Artificial Intelligence principles define social and ethical considerations to develop future AI. They come from research institutes, government organizations and industries. All versions of AI principles are with different considerations covering different perspectives and making different emphasis. None of them can be considered as complete and can cover the rest AI principle proposals. Here we introduce LAIP, an effort and platform for linking and analyzing different Artificial Intelligence Principles. We want to explicitly establish the common topics and links among AI Principles proposed by different organizations and investigate on their uniqueness. Based on these efforts, for the long-term future of AI, instead of directly adopting any of the AI principles, we argue for the necessity of incorporating various AI Principles into a comprehensive framework and focusing on how they can interact and complete each other.

* AAAI Workshop on Artificial Intelligence Safety (AAAI-Safe AI 2019), 2019 

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Non-Matrix Tactile Sensors: How Can Be Exploited Their Local Connectivity For Predicting Grasp Stability?

Sep 14, 2018
Brayan S. Zapata-Impata, Pablo Gil, Fernando Torres

Tactile sensors supply useful information during the interaction with an object that can be used for assessing the stability of a grasp. Most of the previous works on this topic processed tactile readings as signals by calculating hand-picked features. Some of them have processed these readings as images calculating characteristics on matrix-like sensors. In this work, we explore how non-matrix sensors (sensors with taxels not arranged exactly in a matrix) can be processed as tactile images as well. In addition, we prove that they can be used for predicting grasp stability by training a Convolutional Neural Network (CNN) with them. We captured over 2500 real three-fingered grasps on 41 everyday objects to train a CNN that exploited the local connectivity inherent on the non-matrix tactile sensors, achieving 94.2% F1-score on predicting stability.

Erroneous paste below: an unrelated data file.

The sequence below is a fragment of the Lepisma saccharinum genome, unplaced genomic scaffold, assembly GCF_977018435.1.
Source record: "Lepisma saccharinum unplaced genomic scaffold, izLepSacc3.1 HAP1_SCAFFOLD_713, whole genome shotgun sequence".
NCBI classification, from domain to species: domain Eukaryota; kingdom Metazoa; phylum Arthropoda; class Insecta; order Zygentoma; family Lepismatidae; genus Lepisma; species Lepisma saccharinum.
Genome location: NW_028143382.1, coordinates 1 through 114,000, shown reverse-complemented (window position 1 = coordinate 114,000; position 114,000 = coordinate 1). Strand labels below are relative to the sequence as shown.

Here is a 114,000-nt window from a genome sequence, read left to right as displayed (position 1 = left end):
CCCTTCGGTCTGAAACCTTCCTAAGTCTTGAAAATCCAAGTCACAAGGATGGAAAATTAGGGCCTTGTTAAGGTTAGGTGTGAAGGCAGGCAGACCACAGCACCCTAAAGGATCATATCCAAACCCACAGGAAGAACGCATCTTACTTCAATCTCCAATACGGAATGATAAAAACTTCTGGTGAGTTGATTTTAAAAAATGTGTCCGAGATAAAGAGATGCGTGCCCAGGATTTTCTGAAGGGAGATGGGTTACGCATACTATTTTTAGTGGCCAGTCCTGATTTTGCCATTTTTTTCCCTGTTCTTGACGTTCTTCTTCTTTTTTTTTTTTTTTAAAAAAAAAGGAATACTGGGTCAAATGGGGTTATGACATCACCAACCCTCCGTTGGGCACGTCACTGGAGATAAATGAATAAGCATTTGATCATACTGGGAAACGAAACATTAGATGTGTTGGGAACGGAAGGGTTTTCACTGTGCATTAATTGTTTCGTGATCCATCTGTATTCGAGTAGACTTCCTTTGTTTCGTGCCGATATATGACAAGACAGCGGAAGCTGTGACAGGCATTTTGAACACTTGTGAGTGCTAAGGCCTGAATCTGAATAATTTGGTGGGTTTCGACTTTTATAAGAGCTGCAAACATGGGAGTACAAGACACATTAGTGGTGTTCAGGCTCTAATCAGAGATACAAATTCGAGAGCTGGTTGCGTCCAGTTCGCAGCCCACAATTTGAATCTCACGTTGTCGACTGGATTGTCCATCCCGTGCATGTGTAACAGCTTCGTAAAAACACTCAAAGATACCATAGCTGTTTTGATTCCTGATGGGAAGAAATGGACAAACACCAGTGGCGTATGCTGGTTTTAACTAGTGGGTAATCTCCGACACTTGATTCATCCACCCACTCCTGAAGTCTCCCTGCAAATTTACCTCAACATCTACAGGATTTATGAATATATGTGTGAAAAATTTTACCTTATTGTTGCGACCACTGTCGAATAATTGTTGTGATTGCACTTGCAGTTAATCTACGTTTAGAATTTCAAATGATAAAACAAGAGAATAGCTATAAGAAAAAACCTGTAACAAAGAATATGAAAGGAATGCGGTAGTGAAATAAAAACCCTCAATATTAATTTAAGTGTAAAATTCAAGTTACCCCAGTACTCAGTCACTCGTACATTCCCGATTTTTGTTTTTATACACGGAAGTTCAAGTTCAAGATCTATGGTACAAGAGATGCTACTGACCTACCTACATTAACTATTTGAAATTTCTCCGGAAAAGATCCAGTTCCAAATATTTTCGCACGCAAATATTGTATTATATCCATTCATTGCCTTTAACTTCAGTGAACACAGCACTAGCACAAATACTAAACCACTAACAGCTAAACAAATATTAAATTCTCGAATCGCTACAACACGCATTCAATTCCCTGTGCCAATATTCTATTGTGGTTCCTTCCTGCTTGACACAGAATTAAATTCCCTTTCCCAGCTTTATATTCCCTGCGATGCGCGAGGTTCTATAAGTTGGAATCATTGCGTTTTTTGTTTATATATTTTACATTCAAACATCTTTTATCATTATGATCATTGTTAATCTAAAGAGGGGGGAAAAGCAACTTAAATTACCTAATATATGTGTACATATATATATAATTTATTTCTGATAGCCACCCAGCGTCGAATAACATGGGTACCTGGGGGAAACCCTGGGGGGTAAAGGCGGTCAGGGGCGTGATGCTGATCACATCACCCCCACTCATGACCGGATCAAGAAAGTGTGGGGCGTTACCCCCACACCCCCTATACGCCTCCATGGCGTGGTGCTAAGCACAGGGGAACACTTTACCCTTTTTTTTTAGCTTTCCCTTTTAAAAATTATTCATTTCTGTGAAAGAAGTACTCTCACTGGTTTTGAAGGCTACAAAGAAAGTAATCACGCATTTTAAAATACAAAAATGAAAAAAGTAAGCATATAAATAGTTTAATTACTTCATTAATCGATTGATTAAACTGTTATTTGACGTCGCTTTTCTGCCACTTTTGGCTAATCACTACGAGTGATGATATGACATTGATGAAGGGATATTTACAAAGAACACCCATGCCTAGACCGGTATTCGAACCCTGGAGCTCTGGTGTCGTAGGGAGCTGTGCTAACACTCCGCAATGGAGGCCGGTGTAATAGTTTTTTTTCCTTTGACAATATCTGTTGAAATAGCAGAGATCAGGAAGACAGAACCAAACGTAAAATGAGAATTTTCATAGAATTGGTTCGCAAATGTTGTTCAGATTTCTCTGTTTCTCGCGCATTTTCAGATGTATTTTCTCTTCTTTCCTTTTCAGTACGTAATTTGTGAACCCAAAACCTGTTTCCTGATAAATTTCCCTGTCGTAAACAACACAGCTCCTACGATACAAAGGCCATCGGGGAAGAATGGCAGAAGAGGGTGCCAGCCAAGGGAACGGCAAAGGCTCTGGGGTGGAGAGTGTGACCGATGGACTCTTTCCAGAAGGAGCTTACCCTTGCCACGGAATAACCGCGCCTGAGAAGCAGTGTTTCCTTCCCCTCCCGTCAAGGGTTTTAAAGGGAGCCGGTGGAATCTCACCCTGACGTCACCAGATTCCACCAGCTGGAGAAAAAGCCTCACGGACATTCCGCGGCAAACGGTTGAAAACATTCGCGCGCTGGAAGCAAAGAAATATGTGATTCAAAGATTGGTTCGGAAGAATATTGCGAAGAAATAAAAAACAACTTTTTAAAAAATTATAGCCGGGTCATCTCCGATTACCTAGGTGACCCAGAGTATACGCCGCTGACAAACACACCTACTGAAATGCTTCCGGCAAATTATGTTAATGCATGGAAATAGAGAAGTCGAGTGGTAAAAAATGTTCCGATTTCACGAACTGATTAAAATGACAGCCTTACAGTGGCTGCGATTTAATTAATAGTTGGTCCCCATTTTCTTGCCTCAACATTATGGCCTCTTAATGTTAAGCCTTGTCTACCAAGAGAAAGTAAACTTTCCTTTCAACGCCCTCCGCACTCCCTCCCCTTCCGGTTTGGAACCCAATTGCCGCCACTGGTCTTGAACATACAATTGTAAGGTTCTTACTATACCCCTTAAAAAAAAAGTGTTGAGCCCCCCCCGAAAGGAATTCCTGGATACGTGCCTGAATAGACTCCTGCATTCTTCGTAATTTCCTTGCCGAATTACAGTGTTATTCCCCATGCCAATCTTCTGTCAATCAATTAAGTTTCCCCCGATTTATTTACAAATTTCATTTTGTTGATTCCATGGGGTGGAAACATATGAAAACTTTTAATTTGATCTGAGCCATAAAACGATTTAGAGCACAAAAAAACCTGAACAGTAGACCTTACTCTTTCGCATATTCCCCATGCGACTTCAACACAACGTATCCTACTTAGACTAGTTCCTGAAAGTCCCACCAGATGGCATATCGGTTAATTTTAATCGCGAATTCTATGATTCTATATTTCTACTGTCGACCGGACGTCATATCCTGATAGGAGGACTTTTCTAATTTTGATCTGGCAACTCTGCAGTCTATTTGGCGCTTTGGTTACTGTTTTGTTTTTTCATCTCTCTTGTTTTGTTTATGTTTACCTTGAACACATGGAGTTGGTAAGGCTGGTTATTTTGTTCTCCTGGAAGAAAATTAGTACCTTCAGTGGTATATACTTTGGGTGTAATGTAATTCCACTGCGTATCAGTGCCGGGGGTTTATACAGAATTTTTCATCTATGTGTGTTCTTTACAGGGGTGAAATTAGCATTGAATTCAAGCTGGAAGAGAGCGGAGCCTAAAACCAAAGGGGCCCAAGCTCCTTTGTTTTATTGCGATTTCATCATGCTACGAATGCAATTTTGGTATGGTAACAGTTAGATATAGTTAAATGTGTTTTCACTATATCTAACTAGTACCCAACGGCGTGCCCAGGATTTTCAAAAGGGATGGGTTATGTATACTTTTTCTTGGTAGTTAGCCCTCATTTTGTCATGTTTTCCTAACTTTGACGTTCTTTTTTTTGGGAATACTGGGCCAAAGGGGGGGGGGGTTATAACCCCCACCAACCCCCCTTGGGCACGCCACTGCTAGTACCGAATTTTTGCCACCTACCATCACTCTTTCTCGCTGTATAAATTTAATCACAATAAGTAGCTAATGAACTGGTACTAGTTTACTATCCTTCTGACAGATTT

* 4 pages, 4 figures, to be presented at IEEE/RSJ IROS 2018 Workshop RoboTac: New Progress in Tactile Perception and Learning in Robotics 

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Enabling Pedestrian Safety using Computer Vision Techniques: A Case Study of the 2018 Uber Inc. Self-driving Car Crash

May 30, 2018
Puneet Kohli, Anjali Chadha

Human lives are important. The decision to allow self-driving vehicles operate on our roads carries great weight. This has been a hot topic of debate between policy-makers, technologists and public safety institutions. The recent Uber Inc. self-driving car crash, resulting in the death of a pedestrian, has strengthened the argument that autonomous vehicle technology is still not ready for deployment on public roads. In this work, we analyze the Uber car crash and shed light on the question, "Could the Uber Car Crash have been avoided?". We apply state-of-the-art Computer Vision models to this highly practical scenario. More generally, our experimental results are an evaluation of various image enhancement and object recognition techniques for enabling pedestrian safety in low-lighting conditions using the Uber crash as a case study.

* 10 pages, 8 figures, 3 tables